Jeh Charles Johnson. homeland security secretary, 2013/2017
After the mass murder of children in Uvalde, Tex., America desperately needs to bring the true horror of mass shootings home — through pictures. We need an Emmett Till moment.
I am surprised that when I make this reference, multiple generations of Americans, White and Black, know what I mean. For those who don’t: Emmett Till was a 14-year-old Black youth who dared to say something sassy to an adult White woman in Mississippi in August 1955. For this “crime,” Till was abducted, tortured, shot in the head and dumped in a river by two White men who were later acquitted by an all-White Mississippi jury.
At Till’s funeral, his mother insisted on an open casket for her son, to in effect say to the world, “Look what they did to my boy.” Photographs of Till’s body, dressed in a suit but with a bloated, mutilated head and face, became an international spectacle, burned into the conscience of anyone who saw them. The images helped spark the civil rights movement, including the Montgomery bus boycott that began three months later in December 1955. Time magazine called the image of Till’s body one of the 100 “most influential photos of all time…”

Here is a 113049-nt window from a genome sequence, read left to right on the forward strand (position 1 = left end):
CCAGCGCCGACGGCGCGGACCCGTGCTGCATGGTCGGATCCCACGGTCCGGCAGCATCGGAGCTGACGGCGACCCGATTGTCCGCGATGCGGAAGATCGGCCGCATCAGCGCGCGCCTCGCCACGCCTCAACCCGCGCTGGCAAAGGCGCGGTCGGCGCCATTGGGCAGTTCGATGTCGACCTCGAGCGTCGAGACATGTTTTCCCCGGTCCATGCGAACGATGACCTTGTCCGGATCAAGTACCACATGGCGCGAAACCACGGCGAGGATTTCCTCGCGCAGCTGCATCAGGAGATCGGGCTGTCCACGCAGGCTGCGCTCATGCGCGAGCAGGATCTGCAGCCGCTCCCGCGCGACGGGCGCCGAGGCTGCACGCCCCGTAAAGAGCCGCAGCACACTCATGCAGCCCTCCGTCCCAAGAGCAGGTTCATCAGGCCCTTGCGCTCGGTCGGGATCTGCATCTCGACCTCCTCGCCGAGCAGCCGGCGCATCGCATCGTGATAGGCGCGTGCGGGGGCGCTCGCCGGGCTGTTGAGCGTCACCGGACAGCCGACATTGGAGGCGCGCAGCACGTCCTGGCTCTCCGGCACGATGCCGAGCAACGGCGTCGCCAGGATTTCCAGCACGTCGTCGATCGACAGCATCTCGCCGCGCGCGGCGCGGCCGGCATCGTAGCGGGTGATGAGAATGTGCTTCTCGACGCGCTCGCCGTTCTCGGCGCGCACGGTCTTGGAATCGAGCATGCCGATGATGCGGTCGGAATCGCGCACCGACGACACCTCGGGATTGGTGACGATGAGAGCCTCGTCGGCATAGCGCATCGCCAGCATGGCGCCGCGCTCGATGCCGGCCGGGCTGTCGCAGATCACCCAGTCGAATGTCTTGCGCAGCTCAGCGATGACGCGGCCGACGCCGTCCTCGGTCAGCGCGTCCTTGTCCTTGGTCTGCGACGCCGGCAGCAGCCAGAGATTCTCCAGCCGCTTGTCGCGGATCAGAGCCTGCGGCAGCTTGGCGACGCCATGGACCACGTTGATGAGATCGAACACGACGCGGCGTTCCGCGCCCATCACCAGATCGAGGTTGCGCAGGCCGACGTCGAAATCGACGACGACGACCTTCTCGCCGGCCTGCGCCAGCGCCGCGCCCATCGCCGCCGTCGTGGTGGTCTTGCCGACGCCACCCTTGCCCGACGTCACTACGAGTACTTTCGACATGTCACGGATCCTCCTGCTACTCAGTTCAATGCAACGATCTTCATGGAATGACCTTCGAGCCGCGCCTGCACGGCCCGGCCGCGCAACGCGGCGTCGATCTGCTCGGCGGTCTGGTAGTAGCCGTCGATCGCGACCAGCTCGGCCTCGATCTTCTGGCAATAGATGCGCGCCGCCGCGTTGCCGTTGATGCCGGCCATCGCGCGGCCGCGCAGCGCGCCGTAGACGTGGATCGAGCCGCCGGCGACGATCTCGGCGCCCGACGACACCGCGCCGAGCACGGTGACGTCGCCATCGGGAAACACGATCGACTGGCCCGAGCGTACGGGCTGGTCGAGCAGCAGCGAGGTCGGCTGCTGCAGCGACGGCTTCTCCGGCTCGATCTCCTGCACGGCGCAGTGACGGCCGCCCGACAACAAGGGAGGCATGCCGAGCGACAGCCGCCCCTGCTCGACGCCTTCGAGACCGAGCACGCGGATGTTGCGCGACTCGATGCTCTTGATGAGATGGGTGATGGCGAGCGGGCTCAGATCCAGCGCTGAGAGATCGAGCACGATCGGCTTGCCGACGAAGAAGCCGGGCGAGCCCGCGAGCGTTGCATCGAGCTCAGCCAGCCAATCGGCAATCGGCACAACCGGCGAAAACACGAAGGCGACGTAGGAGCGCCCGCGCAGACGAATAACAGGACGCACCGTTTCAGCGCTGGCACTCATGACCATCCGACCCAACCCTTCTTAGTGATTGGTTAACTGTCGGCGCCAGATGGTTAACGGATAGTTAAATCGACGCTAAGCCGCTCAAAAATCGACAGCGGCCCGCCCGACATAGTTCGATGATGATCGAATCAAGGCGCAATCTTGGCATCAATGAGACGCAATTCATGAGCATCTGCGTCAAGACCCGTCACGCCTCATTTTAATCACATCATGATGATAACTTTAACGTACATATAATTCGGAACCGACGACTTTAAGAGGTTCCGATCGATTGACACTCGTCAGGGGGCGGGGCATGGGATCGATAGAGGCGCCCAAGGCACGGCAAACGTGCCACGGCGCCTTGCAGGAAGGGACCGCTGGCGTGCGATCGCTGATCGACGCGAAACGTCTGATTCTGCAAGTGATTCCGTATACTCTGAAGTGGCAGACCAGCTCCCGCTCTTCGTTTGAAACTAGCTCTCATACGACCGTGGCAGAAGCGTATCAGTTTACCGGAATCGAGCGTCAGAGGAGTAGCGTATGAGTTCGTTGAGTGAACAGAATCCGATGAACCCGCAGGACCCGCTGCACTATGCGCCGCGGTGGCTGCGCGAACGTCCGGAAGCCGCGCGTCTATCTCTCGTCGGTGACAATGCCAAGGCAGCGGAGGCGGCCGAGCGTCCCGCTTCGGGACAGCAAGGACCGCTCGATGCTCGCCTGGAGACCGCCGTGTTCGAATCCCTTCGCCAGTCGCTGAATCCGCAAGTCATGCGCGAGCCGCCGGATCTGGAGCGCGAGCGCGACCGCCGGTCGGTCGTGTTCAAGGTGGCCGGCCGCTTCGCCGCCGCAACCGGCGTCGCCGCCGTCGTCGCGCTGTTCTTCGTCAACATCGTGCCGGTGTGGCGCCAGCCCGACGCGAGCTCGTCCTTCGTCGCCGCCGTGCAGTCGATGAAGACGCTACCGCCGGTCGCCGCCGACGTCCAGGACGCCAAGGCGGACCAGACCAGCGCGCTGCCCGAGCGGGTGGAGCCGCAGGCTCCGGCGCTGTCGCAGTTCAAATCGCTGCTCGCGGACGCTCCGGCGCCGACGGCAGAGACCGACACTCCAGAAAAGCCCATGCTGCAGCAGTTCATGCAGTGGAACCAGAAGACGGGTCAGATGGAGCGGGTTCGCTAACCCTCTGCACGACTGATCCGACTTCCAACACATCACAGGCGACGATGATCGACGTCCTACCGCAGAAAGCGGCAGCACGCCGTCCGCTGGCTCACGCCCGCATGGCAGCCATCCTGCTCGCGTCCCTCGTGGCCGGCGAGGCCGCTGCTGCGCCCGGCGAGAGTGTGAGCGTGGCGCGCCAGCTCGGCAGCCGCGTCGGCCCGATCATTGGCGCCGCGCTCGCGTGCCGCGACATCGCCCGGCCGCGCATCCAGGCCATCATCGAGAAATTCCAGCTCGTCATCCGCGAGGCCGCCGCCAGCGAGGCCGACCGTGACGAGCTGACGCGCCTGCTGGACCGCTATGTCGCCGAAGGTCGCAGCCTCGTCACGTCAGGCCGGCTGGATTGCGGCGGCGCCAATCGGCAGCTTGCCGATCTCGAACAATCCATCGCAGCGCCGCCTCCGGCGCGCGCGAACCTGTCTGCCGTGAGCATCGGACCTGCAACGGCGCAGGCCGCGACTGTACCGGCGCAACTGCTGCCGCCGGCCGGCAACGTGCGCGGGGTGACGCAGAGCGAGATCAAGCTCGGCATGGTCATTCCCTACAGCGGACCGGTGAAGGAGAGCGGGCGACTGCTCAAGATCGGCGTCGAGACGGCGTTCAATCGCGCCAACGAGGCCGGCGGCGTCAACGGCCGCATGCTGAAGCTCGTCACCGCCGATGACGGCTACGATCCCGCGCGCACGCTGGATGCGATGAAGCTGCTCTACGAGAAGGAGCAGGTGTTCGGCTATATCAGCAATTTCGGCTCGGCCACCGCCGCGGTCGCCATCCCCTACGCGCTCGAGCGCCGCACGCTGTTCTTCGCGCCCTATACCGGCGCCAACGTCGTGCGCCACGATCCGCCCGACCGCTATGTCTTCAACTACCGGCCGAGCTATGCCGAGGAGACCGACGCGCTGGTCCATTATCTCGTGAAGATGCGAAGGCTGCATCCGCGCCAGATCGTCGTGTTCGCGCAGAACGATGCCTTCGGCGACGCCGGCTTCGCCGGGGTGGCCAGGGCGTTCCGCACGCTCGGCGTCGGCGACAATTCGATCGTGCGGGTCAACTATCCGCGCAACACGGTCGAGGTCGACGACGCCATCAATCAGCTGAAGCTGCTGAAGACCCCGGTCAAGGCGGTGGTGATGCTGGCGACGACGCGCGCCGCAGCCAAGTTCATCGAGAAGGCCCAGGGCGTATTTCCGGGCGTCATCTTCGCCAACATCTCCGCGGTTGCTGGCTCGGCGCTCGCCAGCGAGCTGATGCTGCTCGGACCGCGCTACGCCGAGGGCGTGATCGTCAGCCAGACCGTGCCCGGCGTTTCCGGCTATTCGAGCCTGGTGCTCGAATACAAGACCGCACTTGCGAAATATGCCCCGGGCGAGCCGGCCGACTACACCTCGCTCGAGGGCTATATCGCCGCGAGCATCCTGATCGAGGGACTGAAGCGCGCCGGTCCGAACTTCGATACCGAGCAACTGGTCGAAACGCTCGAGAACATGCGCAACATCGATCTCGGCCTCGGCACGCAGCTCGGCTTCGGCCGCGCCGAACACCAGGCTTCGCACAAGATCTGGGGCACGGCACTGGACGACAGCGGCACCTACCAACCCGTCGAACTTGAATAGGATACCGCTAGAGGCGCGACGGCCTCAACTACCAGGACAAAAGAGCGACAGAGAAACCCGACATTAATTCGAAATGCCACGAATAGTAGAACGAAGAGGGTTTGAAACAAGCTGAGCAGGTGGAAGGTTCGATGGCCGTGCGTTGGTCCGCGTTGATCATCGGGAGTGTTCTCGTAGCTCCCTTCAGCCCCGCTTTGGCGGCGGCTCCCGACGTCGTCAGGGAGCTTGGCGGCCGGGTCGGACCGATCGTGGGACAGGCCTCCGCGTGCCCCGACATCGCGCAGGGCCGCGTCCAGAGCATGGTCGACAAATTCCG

Certain images do more than speak a thousand words. Some actually reveal to us what no words can adequately convey. Images have the capacity to shock the conscience into action, galvanize a population, and alter the course of history…
Someone will have to say, “YES” to this request. Let the coppers release the worst images. Let our “Free Press” have a chance at showing these pictures to the nation, to the whole world. If we can’t bear to look at them, maybe we’ll work harder at stopping these crimes against humanity.